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Saturday, July 4, 2020

Today I'm showing two metal figural mechanical pencils represented as croquet mallets. The top piece is by Sampson Mordan of England. The lower unit is an unmarked no name. It was also likely produced in England. Both are circa 1880'ish. The Mordan tip is deployed by a front twist mechanism to propel and repel. The no name deploys via a channel attached collar - pushing the tip unit in and out for use.



Saturday, June 27, 2020

  A Victorian combination cedar holder and stamp roll dispenser is a bit uncommon.This piece is hallmarked A.M Co and also marked Sterling Silver. My books were no help in identifying the company name via the printed hallmark. It was likely produced in America or England during the last half of the 19th century. Stamp roll dispensers were not uncommon to the era. Single purpose cedar holders were common. After installing a roll of stamps, the cap on this one turns to push the stamps out of the body slot (even works in reverse). Cedar holders feature a held wooden pencil that is driven in and out to the writing position by an attached exterior push / pull collar. The installed shown stamps are not correct to the period (issued much later). The combo length is 4 1/4 inches.



Sunday, June 14, 2020


Wyvern Pen Company of England produced quality pens and mechanical pencils for many decades. Production began during the end of the 19th century. Showing here are two examples of the company's early pencils. Circa 1920's. Both are marked as model name ' "CHUBEE" No 1 '. Materials are hard rubber with gold filled metal trim. The leads are larger in diameter than the standard size of the day. The pieces measure 3 15/16 inches in length and 7/16 inches in diameter.




Tuesday, June 9, 2020

  In 1958 Waterman's closed it's factory in the United States. Manufacturing and administration moved to France. One theory goes that at that time unfinished hard rubber pencils, sitting around for as long as three decades, walked out with employees of the company. Pictured here are some of those pencils. Brand markings were applied as normal, but holes were never drilled for shirt clips or ring tops. Channels were not grooved for trim rings. I call these pencils blanks. Nevertheless, they look like they would have sold if offered. Nobody did hard rubber pencils like Waterman's did hard rubber pencils. Noooobody.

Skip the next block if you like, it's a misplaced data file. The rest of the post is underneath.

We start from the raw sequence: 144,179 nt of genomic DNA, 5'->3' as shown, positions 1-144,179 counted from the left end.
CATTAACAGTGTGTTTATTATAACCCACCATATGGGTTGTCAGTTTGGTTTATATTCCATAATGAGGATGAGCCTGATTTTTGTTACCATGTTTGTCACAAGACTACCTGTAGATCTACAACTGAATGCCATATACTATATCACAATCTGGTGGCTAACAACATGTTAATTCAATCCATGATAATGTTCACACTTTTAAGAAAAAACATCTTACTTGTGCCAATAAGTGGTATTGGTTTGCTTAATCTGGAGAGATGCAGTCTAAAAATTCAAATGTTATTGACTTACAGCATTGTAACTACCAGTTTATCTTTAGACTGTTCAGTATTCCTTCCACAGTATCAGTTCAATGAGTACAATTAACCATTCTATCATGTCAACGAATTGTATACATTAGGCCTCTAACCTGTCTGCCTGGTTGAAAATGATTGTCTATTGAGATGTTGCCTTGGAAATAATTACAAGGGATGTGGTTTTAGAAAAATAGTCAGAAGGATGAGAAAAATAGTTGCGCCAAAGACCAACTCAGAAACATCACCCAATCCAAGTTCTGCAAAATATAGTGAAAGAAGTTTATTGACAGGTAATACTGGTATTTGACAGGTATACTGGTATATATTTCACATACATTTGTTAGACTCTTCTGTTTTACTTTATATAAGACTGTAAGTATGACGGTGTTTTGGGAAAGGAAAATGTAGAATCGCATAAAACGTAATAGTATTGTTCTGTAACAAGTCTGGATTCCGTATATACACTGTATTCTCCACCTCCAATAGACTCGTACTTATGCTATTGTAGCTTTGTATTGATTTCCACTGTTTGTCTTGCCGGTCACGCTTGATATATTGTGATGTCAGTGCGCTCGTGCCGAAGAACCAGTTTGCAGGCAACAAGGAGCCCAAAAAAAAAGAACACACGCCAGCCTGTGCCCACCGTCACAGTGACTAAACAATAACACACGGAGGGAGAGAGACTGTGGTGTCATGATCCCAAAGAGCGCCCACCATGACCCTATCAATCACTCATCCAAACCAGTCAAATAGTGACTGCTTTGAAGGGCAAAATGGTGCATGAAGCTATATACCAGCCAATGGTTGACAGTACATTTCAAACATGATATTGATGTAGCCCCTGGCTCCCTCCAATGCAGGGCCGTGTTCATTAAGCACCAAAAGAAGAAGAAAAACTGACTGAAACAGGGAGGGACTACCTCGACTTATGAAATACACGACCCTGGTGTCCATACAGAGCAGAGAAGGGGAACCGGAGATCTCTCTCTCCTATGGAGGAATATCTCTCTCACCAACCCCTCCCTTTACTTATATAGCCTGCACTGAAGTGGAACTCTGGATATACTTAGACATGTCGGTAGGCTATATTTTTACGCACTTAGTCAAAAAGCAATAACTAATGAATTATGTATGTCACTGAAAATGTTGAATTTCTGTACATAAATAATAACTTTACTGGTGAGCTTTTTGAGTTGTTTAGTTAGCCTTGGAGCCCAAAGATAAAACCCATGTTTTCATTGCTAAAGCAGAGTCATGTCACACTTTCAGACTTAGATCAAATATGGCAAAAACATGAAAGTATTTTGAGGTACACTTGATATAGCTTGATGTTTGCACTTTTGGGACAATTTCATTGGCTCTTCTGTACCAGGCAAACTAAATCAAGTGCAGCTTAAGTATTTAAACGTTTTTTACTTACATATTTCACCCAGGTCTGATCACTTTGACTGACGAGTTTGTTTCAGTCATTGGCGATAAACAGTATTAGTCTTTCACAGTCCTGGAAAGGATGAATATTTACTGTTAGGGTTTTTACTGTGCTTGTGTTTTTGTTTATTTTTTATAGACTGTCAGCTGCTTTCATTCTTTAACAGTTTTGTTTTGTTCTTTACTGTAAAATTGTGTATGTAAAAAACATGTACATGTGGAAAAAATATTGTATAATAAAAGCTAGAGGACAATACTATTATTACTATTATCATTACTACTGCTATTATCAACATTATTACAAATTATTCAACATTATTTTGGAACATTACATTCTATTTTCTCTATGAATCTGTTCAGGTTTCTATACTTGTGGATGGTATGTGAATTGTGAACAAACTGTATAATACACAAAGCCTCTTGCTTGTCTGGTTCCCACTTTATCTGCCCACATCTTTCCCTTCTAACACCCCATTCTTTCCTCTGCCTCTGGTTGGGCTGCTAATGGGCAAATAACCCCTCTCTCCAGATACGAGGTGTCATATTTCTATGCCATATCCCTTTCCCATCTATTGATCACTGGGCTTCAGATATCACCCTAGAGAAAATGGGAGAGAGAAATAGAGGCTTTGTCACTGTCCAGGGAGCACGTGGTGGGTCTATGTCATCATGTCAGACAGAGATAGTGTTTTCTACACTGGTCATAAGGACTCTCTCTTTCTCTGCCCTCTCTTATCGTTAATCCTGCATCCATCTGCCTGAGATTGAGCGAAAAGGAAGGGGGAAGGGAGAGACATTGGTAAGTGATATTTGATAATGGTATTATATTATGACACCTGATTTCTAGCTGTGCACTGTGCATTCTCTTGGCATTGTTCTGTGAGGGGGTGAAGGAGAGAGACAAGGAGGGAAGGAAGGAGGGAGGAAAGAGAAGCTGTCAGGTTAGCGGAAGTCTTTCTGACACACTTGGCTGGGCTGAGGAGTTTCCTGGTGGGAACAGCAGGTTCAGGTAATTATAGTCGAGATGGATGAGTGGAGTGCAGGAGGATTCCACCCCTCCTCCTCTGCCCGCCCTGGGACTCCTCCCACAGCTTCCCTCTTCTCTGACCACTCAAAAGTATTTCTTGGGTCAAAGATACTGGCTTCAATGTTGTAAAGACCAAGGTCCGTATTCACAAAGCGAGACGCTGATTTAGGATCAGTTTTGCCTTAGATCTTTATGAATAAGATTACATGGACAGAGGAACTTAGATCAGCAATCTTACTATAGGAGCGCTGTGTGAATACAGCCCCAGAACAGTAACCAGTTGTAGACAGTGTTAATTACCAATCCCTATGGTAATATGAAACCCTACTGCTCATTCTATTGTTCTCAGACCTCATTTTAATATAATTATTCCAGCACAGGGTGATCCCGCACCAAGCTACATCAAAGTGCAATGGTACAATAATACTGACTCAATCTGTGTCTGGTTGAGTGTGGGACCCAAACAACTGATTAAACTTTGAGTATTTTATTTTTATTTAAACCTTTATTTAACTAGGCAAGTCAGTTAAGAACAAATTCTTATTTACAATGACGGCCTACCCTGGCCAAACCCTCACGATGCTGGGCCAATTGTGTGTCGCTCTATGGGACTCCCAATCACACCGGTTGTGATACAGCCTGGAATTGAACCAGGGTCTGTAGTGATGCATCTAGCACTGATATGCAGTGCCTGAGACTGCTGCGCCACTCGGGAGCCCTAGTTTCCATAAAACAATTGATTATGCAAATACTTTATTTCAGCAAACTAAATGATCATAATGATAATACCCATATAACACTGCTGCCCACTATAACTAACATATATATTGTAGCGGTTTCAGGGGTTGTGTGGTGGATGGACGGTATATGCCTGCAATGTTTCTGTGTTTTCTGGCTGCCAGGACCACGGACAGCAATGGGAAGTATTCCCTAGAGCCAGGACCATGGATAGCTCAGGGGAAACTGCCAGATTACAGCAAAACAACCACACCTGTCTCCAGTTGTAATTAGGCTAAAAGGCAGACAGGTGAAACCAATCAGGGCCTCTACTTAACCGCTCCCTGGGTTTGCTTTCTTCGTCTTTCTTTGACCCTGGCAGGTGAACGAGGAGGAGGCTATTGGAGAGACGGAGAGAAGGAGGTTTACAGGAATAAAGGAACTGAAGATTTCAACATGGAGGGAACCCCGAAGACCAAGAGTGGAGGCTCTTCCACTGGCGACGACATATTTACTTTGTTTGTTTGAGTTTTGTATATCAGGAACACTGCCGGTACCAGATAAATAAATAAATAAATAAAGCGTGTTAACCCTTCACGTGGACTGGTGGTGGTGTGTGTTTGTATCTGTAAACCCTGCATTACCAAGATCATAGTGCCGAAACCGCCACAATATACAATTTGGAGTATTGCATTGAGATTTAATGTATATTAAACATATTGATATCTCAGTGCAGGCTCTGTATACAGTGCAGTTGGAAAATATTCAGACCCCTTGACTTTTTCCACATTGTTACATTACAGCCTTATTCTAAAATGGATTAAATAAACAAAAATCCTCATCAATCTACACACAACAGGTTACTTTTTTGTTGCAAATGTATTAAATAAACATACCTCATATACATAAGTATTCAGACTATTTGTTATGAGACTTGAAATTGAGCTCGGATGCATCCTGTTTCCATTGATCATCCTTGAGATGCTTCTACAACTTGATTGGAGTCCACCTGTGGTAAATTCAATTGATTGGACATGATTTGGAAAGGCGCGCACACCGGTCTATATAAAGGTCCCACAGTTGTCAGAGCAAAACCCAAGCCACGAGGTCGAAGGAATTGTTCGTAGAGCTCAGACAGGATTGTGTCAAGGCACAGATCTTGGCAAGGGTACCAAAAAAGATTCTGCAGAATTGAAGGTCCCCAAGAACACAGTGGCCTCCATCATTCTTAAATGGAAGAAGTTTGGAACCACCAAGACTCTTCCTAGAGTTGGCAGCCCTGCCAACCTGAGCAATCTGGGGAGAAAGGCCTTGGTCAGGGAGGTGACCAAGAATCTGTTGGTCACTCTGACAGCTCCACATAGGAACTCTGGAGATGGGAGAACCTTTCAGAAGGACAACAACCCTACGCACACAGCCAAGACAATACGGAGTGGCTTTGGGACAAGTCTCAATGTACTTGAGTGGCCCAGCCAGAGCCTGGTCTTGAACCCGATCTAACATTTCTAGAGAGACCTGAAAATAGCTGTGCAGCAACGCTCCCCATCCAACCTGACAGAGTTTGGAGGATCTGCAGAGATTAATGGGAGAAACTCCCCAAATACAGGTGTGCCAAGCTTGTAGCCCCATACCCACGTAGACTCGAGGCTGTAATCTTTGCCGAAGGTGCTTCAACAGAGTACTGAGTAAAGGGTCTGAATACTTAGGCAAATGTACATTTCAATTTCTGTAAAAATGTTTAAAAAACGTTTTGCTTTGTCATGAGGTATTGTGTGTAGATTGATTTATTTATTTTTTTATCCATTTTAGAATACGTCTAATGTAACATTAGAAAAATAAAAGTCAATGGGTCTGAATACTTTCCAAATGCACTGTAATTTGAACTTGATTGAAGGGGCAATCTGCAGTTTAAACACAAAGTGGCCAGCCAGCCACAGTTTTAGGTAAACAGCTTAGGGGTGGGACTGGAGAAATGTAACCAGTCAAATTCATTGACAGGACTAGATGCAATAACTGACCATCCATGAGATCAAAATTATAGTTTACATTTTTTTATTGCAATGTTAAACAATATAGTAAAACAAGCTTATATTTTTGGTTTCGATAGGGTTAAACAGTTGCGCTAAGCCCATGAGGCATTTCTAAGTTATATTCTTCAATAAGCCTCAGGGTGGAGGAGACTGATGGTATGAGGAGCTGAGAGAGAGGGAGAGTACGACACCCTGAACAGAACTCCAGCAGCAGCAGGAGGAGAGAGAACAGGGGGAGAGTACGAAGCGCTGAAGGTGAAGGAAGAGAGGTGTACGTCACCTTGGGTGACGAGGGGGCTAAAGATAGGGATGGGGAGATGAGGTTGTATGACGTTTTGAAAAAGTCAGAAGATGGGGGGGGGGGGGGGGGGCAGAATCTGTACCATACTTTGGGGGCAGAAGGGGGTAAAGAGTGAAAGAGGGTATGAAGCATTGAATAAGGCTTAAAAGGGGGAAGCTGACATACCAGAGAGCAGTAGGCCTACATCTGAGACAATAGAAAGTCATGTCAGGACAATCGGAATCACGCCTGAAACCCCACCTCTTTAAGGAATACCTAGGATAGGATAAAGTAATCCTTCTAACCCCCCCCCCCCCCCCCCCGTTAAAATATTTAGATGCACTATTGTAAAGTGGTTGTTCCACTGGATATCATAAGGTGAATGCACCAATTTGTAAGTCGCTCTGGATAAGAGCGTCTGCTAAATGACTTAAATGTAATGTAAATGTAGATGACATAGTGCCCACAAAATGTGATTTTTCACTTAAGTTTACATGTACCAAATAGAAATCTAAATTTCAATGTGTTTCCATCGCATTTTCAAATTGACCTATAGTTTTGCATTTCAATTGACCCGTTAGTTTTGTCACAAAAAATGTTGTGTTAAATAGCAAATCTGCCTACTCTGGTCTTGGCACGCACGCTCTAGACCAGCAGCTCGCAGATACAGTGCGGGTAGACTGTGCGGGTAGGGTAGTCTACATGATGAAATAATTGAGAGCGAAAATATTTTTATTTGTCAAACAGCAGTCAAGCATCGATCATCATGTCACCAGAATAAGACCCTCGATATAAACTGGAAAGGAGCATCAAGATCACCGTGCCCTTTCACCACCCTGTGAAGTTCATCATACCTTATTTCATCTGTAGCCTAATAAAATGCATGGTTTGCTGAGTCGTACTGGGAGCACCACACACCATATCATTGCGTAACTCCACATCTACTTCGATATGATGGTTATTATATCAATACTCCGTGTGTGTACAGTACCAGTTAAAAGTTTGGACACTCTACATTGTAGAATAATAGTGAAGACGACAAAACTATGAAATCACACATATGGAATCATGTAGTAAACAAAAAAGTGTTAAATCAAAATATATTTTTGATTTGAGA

Sunday, May 24, 2020

  Today I'm showing three mechanical pencils represented as life-size acorns. All are unmarked, likely made in England or America. Circa 1880 - 1895.  All move the writing tip section in and out via a twist mechanism. The middle pencil nut features a built in stanhope at it's top.. Think of a stanhope as an optical lens installed on various objects - like a pencil, which displays a group of miniature pictures (typically beach or religious scenes). Measurement lengths are an average 1 3/8 inches closed and 1 1/2 inches ready to write.




Sunday, May 17, 2020

  A Victorian pencil collection in it's infancy (over fifteen years ago). The can is not a prop.  😀









Saturday, May 16, 2020

  Today I'm posting about the Palmer Method of handwriting. To quote from Wikipedia: 'The Palmer Method of penmanship instruction was developed and promoted by Austin Palmer in the late 19th and early 20th centuries. It was largely created as a simplified style of the "Spencerian Method", which had been the major standardized system of handwriting since the 1840s.'
The Palmer Method was widely taught in the K12 school system up into the 1950's. The company produced the sales brochure showing below (likely dating to the second half of the 1920's). It features a shapely, ergonomically pleasant mechanical pencil. That curvish pencil style was popularized by the competition - Zaner-Bloser. Superimposed on the cover side of the brochure's pictures here is a later made Palmer Method pencil. That would be from my stash. Pencils marketed by the company were made for them by a third party mechanical pencil maker(s). The end.   😀